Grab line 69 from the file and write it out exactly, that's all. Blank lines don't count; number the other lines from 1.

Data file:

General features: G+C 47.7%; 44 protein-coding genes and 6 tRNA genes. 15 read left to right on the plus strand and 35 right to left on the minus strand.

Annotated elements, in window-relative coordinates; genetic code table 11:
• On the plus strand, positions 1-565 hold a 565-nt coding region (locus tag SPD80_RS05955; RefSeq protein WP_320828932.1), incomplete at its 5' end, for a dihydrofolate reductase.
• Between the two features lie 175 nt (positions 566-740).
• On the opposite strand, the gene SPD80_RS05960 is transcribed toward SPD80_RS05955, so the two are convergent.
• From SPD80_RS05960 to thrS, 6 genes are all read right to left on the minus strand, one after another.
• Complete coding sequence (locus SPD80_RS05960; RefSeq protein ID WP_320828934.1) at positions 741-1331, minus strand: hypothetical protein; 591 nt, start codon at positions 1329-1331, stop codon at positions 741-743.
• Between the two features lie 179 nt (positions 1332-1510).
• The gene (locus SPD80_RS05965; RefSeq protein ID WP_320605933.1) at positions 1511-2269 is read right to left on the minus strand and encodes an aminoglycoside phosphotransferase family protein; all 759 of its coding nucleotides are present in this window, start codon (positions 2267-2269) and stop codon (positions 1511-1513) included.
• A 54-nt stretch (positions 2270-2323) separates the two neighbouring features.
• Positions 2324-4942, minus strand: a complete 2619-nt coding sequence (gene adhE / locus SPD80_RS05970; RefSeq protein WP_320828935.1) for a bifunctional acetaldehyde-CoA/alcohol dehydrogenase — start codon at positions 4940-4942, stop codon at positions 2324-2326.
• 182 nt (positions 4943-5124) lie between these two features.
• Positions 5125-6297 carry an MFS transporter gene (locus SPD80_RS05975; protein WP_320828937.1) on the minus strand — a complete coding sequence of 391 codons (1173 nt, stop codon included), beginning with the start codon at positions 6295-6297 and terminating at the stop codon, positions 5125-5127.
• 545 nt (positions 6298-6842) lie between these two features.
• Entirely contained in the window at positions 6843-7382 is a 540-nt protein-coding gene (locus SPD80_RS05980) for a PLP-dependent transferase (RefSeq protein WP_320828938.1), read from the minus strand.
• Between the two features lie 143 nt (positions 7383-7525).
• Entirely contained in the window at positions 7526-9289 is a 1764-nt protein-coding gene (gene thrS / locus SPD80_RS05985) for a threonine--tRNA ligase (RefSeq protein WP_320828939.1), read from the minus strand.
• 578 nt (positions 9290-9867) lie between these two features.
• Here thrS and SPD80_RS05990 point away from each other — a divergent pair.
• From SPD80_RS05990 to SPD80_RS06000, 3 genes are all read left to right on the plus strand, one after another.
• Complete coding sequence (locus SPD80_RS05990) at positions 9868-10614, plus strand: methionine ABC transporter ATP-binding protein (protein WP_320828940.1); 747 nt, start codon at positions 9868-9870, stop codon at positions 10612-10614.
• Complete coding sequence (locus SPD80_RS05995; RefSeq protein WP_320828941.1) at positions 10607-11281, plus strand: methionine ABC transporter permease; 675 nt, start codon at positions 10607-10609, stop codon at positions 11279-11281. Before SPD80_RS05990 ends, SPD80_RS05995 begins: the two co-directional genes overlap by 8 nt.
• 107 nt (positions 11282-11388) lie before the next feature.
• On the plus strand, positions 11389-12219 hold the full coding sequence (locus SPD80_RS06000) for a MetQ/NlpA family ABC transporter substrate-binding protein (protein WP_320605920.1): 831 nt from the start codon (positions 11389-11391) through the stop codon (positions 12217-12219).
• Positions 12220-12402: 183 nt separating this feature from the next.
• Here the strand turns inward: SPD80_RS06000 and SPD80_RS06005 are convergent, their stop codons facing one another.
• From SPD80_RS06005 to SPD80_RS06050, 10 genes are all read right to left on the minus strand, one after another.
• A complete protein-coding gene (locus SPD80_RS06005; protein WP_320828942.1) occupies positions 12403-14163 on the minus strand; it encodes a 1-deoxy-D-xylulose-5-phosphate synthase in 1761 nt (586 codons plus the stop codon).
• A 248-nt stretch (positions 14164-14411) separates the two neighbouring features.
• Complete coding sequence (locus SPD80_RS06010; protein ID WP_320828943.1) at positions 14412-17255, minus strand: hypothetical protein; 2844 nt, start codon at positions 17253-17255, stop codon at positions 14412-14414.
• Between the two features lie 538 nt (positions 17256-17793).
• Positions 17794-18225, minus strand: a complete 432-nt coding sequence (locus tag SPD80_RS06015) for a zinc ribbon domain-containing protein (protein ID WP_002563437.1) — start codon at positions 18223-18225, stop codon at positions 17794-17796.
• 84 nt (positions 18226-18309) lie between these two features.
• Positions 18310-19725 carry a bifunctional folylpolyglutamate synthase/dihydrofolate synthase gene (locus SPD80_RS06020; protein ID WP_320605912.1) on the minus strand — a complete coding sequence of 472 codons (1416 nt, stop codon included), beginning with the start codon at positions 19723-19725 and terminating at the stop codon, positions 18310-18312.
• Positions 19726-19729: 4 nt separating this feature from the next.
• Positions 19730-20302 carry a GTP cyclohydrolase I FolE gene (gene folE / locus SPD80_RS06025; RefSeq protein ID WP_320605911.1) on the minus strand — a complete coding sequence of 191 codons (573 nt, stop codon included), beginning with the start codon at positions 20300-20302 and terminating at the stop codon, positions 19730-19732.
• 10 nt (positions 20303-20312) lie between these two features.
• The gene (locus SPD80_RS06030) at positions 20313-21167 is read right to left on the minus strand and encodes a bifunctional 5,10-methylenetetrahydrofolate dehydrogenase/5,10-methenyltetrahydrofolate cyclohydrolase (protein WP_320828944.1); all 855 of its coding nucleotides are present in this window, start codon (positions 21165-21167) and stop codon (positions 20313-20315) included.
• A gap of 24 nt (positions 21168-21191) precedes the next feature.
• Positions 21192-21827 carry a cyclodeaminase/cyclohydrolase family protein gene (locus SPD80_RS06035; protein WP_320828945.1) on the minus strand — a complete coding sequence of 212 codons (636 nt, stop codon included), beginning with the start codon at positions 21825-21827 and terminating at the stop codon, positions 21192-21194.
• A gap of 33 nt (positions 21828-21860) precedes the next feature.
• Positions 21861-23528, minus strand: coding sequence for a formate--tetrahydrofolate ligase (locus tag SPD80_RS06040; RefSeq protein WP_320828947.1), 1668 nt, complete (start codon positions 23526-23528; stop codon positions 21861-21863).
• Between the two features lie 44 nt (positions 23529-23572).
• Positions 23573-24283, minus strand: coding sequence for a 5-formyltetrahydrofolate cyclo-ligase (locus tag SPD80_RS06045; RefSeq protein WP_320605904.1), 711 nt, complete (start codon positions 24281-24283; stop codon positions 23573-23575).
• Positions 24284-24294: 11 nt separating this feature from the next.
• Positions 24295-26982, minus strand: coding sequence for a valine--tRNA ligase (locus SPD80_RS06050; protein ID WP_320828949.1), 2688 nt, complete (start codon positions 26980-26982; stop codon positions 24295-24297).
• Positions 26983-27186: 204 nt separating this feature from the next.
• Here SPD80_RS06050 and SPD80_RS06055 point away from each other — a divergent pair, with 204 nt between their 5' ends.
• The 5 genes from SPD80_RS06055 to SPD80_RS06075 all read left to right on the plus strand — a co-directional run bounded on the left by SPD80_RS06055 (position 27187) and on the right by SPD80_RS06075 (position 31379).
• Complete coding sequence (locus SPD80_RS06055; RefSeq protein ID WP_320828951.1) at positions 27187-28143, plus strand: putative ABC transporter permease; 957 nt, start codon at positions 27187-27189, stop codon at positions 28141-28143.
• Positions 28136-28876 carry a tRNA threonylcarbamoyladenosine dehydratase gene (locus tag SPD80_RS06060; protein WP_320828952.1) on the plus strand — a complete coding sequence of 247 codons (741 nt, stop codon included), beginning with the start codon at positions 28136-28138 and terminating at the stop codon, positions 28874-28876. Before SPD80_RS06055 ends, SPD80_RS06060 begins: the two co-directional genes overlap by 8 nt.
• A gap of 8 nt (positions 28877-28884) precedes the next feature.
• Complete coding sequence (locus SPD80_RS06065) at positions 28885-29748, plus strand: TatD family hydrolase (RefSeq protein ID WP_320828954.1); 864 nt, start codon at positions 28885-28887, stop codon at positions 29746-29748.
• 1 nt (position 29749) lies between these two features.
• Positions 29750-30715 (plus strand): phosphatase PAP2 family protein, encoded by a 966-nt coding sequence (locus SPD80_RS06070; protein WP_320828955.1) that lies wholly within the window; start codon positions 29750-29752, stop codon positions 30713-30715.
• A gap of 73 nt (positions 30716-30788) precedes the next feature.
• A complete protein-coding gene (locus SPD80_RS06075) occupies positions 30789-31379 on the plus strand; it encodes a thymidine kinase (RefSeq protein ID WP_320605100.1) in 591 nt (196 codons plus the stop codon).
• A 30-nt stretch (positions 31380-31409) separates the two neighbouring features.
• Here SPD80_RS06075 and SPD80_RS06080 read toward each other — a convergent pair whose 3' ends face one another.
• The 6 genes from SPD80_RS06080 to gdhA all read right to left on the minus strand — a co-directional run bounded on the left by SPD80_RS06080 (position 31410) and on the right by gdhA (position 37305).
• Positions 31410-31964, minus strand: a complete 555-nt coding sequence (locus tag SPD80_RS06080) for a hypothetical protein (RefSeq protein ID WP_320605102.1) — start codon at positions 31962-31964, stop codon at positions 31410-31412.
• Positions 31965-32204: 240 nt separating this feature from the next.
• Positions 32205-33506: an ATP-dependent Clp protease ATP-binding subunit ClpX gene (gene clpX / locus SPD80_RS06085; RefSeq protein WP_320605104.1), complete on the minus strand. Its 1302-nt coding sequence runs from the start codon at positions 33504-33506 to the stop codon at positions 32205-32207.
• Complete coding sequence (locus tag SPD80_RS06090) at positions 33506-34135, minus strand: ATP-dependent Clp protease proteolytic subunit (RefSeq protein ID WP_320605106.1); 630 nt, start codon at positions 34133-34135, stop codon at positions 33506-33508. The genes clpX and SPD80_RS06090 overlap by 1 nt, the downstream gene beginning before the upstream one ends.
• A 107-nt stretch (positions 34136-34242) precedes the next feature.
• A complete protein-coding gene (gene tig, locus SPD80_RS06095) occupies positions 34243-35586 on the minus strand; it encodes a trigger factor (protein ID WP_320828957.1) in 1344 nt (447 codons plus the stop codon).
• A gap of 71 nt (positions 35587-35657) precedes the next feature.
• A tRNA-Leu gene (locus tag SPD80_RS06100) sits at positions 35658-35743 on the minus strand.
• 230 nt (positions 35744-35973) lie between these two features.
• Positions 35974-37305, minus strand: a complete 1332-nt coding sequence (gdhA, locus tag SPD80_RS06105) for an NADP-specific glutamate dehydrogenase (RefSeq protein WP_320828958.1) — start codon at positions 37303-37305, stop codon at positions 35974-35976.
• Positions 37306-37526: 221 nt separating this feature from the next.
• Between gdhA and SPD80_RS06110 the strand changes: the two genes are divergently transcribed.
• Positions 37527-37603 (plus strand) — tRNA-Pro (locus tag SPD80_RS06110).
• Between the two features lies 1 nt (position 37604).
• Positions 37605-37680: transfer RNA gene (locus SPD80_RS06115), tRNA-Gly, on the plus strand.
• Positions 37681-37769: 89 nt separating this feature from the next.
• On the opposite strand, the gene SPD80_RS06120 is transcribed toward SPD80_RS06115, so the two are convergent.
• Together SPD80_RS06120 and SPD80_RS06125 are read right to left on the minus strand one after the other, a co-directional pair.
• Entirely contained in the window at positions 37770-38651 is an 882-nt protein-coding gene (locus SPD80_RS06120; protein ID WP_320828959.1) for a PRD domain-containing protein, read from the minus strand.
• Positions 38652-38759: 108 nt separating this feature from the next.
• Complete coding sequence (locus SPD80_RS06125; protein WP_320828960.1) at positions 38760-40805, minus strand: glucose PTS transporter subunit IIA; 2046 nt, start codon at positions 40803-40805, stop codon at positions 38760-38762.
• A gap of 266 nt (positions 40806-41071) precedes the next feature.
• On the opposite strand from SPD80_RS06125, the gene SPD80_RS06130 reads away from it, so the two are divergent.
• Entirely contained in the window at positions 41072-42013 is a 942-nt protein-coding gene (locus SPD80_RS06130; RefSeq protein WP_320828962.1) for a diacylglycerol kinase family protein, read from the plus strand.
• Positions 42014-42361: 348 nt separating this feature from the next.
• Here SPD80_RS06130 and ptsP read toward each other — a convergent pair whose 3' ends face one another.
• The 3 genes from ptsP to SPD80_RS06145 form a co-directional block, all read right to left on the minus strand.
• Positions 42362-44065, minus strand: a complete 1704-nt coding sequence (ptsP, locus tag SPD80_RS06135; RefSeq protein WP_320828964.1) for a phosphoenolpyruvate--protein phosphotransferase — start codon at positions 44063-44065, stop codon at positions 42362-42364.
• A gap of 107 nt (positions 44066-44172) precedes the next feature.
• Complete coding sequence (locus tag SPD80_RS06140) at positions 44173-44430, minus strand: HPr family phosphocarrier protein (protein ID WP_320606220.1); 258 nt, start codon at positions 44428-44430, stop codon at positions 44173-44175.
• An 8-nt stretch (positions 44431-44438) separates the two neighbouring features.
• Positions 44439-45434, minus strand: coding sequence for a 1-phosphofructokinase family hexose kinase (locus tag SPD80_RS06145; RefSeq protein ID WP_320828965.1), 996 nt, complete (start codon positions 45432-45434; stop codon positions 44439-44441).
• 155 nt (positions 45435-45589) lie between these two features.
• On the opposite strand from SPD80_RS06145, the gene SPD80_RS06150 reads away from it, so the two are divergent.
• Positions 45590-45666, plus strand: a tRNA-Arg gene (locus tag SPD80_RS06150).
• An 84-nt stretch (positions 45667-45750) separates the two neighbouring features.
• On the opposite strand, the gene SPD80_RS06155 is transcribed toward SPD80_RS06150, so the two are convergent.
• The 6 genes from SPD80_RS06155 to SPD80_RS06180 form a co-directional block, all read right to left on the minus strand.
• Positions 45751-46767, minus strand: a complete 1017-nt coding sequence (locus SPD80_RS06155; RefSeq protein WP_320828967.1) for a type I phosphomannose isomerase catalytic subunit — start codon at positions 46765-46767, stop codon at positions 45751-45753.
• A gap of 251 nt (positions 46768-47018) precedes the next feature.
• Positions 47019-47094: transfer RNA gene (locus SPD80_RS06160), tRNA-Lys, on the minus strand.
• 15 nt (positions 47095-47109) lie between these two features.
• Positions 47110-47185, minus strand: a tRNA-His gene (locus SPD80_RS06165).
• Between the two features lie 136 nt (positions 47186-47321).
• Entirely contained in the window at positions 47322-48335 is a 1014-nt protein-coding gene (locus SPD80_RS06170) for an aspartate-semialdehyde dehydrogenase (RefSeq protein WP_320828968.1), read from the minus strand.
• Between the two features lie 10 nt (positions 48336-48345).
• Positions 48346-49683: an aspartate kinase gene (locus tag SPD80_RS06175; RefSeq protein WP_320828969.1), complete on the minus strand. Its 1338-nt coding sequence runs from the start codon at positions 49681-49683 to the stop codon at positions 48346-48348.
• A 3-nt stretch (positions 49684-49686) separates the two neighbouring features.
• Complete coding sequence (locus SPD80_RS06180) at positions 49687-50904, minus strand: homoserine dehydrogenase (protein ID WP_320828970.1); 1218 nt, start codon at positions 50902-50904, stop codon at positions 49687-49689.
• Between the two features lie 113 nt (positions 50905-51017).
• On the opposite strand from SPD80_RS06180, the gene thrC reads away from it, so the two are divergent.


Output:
• 230 nt (positions 35744-35973) lie between these two features.